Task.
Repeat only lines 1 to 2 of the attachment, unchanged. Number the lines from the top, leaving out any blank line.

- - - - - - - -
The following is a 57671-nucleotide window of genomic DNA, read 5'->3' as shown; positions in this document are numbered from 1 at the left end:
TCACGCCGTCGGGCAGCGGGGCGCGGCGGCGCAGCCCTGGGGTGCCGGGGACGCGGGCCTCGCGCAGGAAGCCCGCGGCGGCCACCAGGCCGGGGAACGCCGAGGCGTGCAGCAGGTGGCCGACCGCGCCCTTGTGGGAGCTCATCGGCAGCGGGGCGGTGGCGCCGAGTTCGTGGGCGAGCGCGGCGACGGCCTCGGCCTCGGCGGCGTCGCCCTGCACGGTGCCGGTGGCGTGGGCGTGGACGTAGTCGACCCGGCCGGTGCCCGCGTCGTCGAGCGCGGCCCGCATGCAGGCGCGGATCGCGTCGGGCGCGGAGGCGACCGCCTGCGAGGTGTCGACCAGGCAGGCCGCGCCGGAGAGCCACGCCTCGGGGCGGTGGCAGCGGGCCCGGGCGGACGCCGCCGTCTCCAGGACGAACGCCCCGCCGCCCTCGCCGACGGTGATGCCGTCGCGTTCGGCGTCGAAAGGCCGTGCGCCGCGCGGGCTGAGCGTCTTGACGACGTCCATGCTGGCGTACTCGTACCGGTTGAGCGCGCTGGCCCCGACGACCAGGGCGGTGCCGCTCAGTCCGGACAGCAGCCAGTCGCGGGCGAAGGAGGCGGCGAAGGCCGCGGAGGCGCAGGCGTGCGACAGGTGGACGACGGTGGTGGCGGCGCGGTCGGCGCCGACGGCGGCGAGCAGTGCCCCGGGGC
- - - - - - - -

The following is a 57671-nucleotide window of genomic DNA, read 5'->3' as shown; positions in this document are numbered from 1 at the left end:
TCACGCCGTCGGGCAGCGGGGCGCGGCGGCGCAGCCCTGGGGTGCCGGGGACGCGGGCCTCGCGCAGGAAGCCCGCGGCGGCCACCAGGCCGGGGAACGCCGAGGCGTGCAGCAGGTGGCCGACCGCGCCCTTGTGGGAGCTCATCGGCAGCGGGGCGGTGGCGCCGAGTTCGTGGGCGAGCGCGGCGACGGCCTCGGCCTCGGCGGCGTCGCCCTGCACGGTGCCGGTGGCGTGGGCGTGGACGTAGTCGACCCGGCCGGTGCCCGCGTCGTCGAGCGCGGCCCGCATGCAGGCGCGGATCGCGTCGGGCGCGGAGGCGACCGCCTGCGAGGTGTCGACCAGGCAGGCCGCGCCGGAGAGCCACGCCTCGGGGCGGTGGCAGCGGGCCCGGGCGGACGCCGCCGTCTCCAGGACGAACGCCCCGCCGCCCTCGCCGACGGTGATGCCGTCGCGTTCGGCGTCGAAAGGCCGTGCGCCGCGCGGGCTGAGCGTCTTGACGACGTCCATGCTGGCGTACTCGTACCGGTTGAGCGCGCTGGCCCCGACGACCAGGGCGGTGCCGCTCAGTCCGGACAGCAGCCAGTCGCGGGCGAAGGAGGCGGCGAAGGCCGCGGAGGCGCAGGCGTGCGACAGGTGGACGACGGTGGTGGCGGCGCGGTCGGCGCCGACGGCGGCGAGCAGTGCCCCGGGGC